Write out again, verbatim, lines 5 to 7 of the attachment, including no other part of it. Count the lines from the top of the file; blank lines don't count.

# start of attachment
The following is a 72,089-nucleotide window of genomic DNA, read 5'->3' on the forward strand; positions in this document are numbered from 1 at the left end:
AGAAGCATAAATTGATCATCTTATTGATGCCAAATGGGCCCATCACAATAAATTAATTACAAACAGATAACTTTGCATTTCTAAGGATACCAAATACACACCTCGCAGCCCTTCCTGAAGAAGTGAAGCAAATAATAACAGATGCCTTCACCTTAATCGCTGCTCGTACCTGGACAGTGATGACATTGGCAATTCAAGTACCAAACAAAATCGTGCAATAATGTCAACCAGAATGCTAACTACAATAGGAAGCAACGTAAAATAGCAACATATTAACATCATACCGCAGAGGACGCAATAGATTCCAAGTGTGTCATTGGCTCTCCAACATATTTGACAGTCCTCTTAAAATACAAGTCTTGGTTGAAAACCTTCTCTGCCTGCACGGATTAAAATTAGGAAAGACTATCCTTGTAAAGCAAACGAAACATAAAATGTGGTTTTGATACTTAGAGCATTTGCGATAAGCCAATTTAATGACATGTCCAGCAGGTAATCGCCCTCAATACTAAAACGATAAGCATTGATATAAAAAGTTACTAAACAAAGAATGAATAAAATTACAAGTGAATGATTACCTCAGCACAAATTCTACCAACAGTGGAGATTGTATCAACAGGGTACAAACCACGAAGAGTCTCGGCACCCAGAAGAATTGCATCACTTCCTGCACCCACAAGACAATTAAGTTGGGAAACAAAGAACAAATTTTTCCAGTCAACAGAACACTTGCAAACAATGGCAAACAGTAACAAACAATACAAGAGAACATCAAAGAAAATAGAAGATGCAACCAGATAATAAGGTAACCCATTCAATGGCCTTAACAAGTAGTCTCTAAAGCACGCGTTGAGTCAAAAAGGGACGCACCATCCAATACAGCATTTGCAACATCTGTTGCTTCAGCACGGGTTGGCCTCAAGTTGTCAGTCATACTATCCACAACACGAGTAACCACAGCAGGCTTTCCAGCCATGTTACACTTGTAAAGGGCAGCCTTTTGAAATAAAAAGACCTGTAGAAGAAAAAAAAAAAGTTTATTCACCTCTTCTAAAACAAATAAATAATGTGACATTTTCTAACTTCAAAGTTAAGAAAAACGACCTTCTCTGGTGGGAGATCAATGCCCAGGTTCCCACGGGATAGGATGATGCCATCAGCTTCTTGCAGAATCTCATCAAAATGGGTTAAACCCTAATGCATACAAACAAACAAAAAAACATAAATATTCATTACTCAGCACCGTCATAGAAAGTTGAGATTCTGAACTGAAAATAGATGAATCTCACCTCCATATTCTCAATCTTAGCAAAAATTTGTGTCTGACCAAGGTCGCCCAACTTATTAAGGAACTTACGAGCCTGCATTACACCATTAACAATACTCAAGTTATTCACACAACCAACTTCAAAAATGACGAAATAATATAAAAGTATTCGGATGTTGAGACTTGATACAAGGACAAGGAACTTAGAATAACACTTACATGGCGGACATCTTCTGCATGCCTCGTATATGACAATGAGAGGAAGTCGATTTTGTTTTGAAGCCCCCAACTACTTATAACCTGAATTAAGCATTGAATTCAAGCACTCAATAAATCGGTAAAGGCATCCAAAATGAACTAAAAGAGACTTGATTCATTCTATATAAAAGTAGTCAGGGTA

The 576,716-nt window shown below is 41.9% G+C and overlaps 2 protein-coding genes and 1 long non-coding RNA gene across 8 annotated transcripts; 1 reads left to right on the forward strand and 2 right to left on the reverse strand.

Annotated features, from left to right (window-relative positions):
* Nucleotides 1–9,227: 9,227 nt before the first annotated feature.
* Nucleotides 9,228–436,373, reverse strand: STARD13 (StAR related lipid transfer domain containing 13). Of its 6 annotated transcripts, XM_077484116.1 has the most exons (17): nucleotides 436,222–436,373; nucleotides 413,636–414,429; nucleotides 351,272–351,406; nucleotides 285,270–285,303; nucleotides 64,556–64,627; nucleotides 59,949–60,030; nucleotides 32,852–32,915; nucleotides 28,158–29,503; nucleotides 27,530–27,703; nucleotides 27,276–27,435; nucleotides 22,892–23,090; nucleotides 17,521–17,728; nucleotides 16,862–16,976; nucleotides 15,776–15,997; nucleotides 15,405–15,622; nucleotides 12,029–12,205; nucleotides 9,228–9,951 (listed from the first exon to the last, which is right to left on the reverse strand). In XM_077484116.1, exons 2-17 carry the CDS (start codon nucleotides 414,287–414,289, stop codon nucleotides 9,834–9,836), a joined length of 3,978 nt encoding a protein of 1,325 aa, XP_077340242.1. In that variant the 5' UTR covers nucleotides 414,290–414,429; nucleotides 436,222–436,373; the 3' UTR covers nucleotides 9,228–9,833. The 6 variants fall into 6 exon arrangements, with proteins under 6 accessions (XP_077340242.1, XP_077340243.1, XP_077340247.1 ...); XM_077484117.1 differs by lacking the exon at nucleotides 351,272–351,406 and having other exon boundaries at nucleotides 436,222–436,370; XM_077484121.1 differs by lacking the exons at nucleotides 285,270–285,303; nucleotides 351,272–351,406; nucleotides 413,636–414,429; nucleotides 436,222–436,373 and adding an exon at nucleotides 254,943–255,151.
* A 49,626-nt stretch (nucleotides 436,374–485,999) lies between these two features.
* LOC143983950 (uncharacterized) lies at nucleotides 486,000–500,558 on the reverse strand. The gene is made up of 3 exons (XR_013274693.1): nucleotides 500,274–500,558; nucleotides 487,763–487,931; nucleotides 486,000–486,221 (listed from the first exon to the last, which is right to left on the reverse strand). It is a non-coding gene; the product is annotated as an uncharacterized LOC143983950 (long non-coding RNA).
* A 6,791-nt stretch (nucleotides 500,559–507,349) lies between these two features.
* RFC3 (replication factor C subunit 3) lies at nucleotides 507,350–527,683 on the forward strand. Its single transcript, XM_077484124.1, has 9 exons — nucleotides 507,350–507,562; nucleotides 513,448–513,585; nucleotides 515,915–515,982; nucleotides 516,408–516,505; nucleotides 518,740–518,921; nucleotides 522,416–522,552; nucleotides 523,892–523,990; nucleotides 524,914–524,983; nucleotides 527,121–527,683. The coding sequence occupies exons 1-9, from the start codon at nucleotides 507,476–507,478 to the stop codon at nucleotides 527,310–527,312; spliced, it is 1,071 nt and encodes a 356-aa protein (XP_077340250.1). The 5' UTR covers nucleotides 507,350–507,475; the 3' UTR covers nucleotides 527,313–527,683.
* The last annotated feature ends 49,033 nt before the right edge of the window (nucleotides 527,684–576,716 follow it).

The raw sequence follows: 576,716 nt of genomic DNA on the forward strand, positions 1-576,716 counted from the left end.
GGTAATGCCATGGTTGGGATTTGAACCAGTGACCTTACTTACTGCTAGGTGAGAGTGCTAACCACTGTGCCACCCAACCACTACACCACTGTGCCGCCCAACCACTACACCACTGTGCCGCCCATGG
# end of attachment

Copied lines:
* Nucleotides 1–9,227: 9,227 nt before the first annotated feature.
* Nucleotides 9,228–436,373, reverse strand: STARD13 (StAR related lipid transfer domain containing 13). Of its 6 annotated transcripts, XM_077484116.1 has the most exons (17): nucleotides 436,222–436,373; nucleotides 413,636–414,429; nucleotides 351,272–351,406; nucleotides 285,270–285,303; nucleotides 64,556–64,627; nucleotides 59,949–60,030; nucleotides 32,852–32,915; nucleotides 28,158–29,503; nucleotides 27,530–27,703; nucleotides 27,276–27,435; nucleotides 22,892–23,090; nucleotides 17,521–17,728; nucleotides 16,862–16,976; nucleotides 15,776–15,997; nucleotides 15,405–15,622; nucleotides 12,029–12,205; nucleotides 9,228–9,951 (listed from the first exon to the last, which is right to left on the reverse strand). In XM_077484116.1, exons 2-17 carry the CDS (start codon nucleotides 414,287–414,289, stop codon nucleotides 9,834–9,836), a joined length of 3,978 nt encoding a protein of 1,325 aa, XP_077340242.1. In that variant the 5' UTR covers nucleotides 414,290–414,429; nucleotides 436,222–436,373; the 3' UTR covers nucleotides 9,228–9,833. The 6 variants fall into 6 exon arrangements, with proteins under 6 accessions (XP_077340242.1, XP_077340243.1, XP_077340247.1 ...); XM_077484117.1 differs by lacking the exon at nucleotides 351,272–351,406 and having other exon boundaries at nucleotides 436,222–436,370; XM_077484121.1 differs by lacking the exons at nucleotides 285,270–285,303; nucleotides 351,272–351,406; nucleotides 413,636–414,429; nucleotides 436,222–436,373 and adding an exon at nucleotides 254,943–255,151.
* A 49,626-nt stretch (nucleotides 436,374–485,999) lies between these two features.